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Will a Win Over Diaz Be Enough for Michael Johnson?

Photo Courtesy of AP

It’s very difficult for fighters these days to prolong success, especially under the massive pressure of the UFC’s perennial seesaw.

But alongside healthy training, solidified gameplans, evolved techniques, and an unflappable pursuit of greatness, some fighters are able knock down opponents like bowling pins. So much so, that their ability to win inside of the cage can no longer be overlooked.

Michael Johnson, who has recorded a 7-3 promotional record since the beginning of 2012, is the quintessential frontman for such recognition. The fact that Johnson has done his bidding within the UFC’s unforgiving lightweight division adds a little extra something to his overall body of work.

Like many rising contenders before him, Johnson has experienced a minor hiccup along his path to a title shot. After racking off four straight victories over organizational mainstays like Edson Barboza, Joe Lauzon, Melvin Guillard and Gleison Tibau, “The Menace” unexpectedly dropped a split decision to budding prospect Beneil Dariush back at UFC Fight Night 73.

While the Iranian submission expert sports the world-class grappling and growing striking to test the waters atop the 155-pound division, his efforts opposite Johnson were simply not enough to warrant the victory. With zero takedowns to call his own and having been out-struck by Johnson 84-to-75 through three rounds, Dariush’s victory was deservedly challenged by thousands of booing fans in Nashville, Tennessee.

Unfortunately, these unthinkable outcomes tend to pop up every now and then. Due in part to uneducated judging and an unwillingness on Johnson’s part to go in for the kill, a rising title contender who should have extended his win streak to five was forced back down the divisional ladder. Whether or not the UFC looks at Johnson’s loss as an actual victory is up for debate.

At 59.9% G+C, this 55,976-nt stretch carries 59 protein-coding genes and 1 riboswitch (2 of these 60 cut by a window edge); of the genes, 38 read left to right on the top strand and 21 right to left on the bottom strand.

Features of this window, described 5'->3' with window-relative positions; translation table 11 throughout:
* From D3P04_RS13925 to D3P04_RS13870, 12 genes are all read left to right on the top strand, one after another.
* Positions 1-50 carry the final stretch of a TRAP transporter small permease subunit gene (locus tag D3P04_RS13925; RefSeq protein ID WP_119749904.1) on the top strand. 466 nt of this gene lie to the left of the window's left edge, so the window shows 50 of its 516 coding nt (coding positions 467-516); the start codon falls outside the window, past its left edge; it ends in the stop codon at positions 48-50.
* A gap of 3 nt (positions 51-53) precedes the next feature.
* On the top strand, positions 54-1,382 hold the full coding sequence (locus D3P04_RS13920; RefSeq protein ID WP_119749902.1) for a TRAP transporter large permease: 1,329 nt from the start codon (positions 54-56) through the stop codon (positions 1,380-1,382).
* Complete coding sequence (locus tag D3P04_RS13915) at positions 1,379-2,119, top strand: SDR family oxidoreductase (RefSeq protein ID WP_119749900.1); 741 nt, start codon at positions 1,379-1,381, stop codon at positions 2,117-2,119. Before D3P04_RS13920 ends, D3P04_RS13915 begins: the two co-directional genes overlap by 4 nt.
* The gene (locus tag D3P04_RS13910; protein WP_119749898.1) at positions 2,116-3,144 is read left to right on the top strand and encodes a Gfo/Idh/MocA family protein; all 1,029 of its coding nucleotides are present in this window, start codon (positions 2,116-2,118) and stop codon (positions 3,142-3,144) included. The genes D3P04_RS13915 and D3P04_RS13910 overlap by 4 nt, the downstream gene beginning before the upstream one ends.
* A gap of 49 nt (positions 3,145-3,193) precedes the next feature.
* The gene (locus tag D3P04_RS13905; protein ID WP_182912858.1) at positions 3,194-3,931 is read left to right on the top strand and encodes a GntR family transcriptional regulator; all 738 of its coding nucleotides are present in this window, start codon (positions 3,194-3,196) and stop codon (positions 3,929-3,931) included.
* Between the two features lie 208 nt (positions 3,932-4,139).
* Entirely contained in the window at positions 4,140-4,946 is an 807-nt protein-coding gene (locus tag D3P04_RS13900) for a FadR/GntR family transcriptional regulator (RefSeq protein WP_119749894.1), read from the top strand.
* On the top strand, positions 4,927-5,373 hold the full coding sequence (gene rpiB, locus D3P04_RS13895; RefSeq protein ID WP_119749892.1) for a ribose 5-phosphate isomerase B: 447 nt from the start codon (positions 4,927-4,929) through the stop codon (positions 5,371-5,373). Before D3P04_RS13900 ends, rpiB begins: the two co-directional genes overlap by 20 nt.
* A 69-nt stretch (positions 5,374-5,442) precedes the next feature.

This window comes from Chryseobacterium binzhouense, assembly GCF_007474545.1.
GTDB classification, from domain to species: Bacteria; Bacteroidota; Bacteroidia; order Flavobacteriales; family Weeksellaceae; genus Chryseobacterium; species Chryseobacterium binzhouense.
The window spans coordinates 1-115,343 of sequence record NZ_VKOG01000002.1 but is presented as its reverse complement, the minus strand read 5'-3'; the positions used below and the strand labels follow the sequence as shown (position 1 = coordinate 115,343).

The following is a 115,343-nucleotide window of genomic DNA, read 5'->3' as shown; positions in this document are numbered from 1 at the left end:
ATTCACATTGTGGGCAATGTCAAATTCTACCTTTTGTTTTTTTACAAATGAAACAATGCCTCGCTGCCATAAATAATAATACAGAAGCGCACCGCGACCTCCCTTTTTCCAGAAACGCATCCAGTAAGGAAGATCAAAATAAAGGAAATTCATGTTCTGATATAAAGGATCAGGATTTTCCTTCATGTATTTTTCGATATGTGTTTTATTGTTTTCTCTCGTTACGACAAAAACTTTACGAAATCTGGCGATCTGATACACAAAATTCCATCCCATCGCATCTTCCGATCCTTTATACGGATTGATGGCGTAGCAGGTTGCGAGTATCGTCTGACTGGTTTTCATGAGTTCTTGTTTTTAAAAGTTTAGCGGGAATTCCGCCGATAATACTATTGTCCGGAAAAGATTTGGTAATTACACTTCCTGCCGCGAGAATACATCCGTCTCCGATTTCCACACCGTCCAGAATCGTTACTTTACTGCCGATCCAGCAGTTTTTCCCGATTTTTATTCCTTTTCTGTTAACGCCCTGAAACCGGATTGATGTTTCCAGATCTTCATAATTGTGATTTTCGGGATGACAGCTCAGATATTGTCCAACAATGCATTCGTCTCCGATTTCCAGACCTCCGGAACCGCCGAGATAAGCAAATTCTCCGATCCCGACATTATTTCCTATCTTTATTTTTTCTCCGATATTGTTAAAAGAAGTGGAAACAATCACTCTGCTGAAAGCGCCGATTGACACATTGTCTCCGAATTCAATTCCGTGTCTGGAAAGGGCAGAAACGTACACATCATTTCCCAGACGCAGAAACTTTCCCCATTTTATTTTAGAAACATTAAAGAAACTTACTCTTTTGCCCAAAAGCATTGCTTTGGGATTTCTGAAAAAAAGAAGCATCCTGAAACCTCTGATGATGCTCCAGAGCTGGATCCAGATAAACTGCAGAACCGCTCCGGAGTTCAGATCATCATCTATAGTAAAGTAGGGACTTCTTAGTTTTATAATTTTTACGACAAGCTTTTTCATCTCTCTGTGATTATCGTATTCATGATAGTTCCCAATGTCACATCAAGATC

In any case, the 29-year-old has a once-in-a-career opportunity to brush off his recent demise and get back in line for a shot at gold with a win over Nate Diaz this weekend at UFC on FOX 17.

Fighting a guy as experienced and popular as Diaz is never an easy pill to swallow. Some of the best fighters the UFC has to offer have fallen victim to the brash tactics of the Stockton striker. The fact that Diaz’s pressured offense can even make a contender as polished on the feet as Donald Cerrone freeze with hesitation, should provide Johnson with a sense of caution entering Saturday.

Not to mention the 30-year-old Diaz has lost three out of his last four, arguably making him as dangerous as he’s ever been while he searches for a career resurgence.

As for Johnson, who has developed his striking under the tutelage of Henri Hooft at Blackzilians, knocking off a well-known gamer like Diaz will figuratively clear his controversial loss to Dariush from the UFC database. Furthermore, it would be the first time that “The Menace” has defeated a former title contender inside of the Octagon.

https://youtu.be/2yqavPWkqZw?t=27m54s

But is a victory over Diaz going to be enough for Johnson entering 2016? Where will his stock reside with such a rebound performance?

In all likelihood, beating Diaz at UFC on FOX 17 will put Johnson on a short list of top contenders, especially considering he owns a victory over fellow title hunter Tony Ferguson. But even with that, alongside the fact that undefeated championship frontrunner Khabib Nurmagomedov is transforming into the next injury-ravaged Dominick Cruz, Johnson has to contend with the possibility of UFC featherweight champion Conor McGregor moving up to lightweight and putting the divisional pecking order on hold.

It isn’t understandably the greatest scenario for many of the best fighters at 155 pounds, but one that will bring attention in the long run. All Johnson has to do to keep his name in the title discussion entering next year is to beat Diaz and regain the momentum that was stolen from him four months ago.

If he can do that, there’s no telling how far his crisp striking, bewildering movement, and elite wrestling can take him beyond his current status as the No. 6 ranked lightweight in the world.

 

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